Toe Shoe Mouse by Jan Carr

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See how one tiny mouse’s life changes from cats, claws, and sewers, to ribbons, sequins, and roses in this beautifully written and illustrated picture book, Toe Shoe Mouse (Holiday House, $16.95, Ages 4-8) written by Jan Carr, illustrated by Jennifer A. Bell, and reviewed by MaryAnne Locher.

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Toe Shoe Mouse by Jan Carr with illustrations by Jennifer A. Bell, Holiday House, 2014.

After being chased through the sewers of the city, a mouse finds himself at the ballet on a comfy velvety cushion. He enjoys the music and dance so much, that he decides to stay…until a patron claims his seat, and a chase for the little mouse ensues. Luckily, for our adorable rodent friend, he can squeeze into places no human can, and is able to narrowly escape sword-wielding soldiers by squeezing through a small space and into a room. Tuckered out from his recent close calls, he snuggles down into a “… small, satin crevice. It was just the right size for hiding and was padded with a soft bed of lamb’s wool,” and falls asleep.

When he wakes up, little Toe Shoe Mouse discovers he’s in the dressing room of a graceful ballerina, Celeste, who he immediately begins to secretly court for her friendship. But, our narrator is a timid fellow, and flees when he comes nose to nose with his flexible object of his infatuation. A run-in with a broom-batting custodian and then a pack of rats, has the mouse running back to the safety of his pink satin bed. The bed (a toe shoe) is missing. Instead he finds a sweet treat and an enduring, albeit unlikely, friendship with someone who shares his love of music and dance.

Toe Shoe Mouse is right on pointe with artwork by Jennifer A. Bell, rendered in pencil then colored digitally in a soft romantic palette, sure to please ballerinas of all ages. The writing is as exquisite a composition as befits a ballet. The dance of friendship … timeless. It should be noted that Toe Shoe Mouse is wordier than many current picture books, but in a good way. Jan Carr’s writing is reminiscent of the late great Beatrix Potter. Bravo!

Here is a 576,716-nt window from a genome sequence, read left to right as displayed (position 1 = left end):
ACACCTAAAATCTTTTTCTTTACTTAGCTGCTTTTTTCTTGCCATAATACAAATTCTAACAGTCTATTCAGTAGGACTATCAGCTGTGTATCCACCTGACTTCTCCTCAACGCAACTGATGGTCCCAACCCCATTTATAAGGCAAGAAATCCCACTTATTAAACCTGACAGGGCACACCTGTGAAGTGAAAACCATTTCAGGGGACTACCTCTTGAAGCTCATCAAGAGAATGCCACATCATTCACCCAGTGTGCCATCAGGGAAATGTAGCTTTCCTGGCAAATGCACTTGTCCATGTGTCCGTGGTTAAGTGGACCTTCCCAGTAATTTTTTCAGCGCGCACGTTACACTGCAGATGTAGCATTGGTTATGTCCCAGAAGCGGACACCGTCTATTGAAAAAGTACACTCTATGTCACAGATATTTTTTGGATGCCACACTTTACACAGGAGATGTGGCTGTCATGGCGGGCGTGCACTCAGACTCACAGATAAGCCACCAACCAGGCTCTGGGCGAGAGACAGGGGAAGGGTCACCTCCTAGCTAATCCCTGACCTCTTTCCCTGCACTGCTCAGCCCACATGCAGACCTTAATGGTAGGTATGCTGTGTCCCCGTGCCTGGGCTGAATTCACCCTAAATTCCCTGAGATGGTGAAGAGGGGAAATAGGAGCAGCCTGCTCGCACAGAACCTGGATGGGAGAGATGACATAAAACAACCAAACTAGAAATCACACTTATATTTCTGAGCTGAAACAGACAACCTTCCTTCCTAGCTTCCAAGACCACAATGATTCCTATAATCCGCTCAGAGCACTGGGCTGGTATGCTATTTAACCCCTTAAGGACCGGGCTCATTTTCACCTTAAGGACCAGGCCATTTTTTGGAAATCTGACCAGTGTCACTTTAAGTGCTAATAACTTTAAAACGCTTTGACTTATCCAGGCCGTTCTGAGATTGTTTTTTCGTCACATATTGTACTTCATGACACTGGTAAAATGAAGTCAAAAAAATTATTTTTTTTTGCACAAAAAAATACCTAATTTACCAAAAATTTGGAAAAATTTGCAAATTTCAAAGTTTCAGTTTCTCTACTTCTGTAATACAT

Take a peek at some pictures here.


My Pen Pal, Santa by Melissa Stanton

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My Pen Pal, Santa, by Melissa Stanton with illustrations by Jennifer A. Bell (Random House Books for Young Readers, $9.99, Ages3-7), is reviewed by MaryAnne Locher.

My Pen Pal, Santa cover art by Jennifer A. Bell

My Pen Pal, Santa by Melissa Stanton with illustrations by Jennifer A. Bell, Random House Books for Young Readers, 2013.

There are few things in this world that make me happier than Christmas. I don’t get aggravated by retailers who advertise earlier every year. Nor do I get annoyed by the local radio station that plays Christmas music beginning mid-November. I love the traditions of the holiday, both religious and commercial. I also love the food, festivities, and of course, Santa Claus. So, when I came across My Pen Pal, Santa  written by Melissa Stanton and illustrated by Jennifer A. Bell, I knew this was a book I was meant to review. After all, how many of you can say the only songs you have ever downloaded from iTunes are of the Christmas variety?

Six year old Ava writes a thank you note to Santa Claus after Christmas. In it she asks him a couple of important questions, such as, “Why didn’t you eat the cookies I left you?” While Santa is certainly surprised to get a letter after Christmas, he nonetheless sends off a response answering Ava’s questions. He even signs his letter Merry Christmas! So begins a monthly correspondence between jolly old St. Nick and the little girl.

I enjoyed how many of my (I mean children’s) concerns were answered throughout this charmingly illustrated book. Does Santa know the tooth fairy? What about the Easter Bunny? What do he and Mrs. Claus do during the off season? Most importantly, for those of us without fireplaces, how does Santa deliver presents to children without chimneys? We (I mean kids) need to know this stuff, right?  My Pen Pal, Santa even addresses believers and non-believers in an open and loving way.

Parents, see what magic happens when you read this book with your child. It’s just perfect for a 3-7 year old who might already be questioning Santa’s existence, but still wants to believe. And who doesn’t?

Click here for Santa Stationery created by Jennifer A. Bell.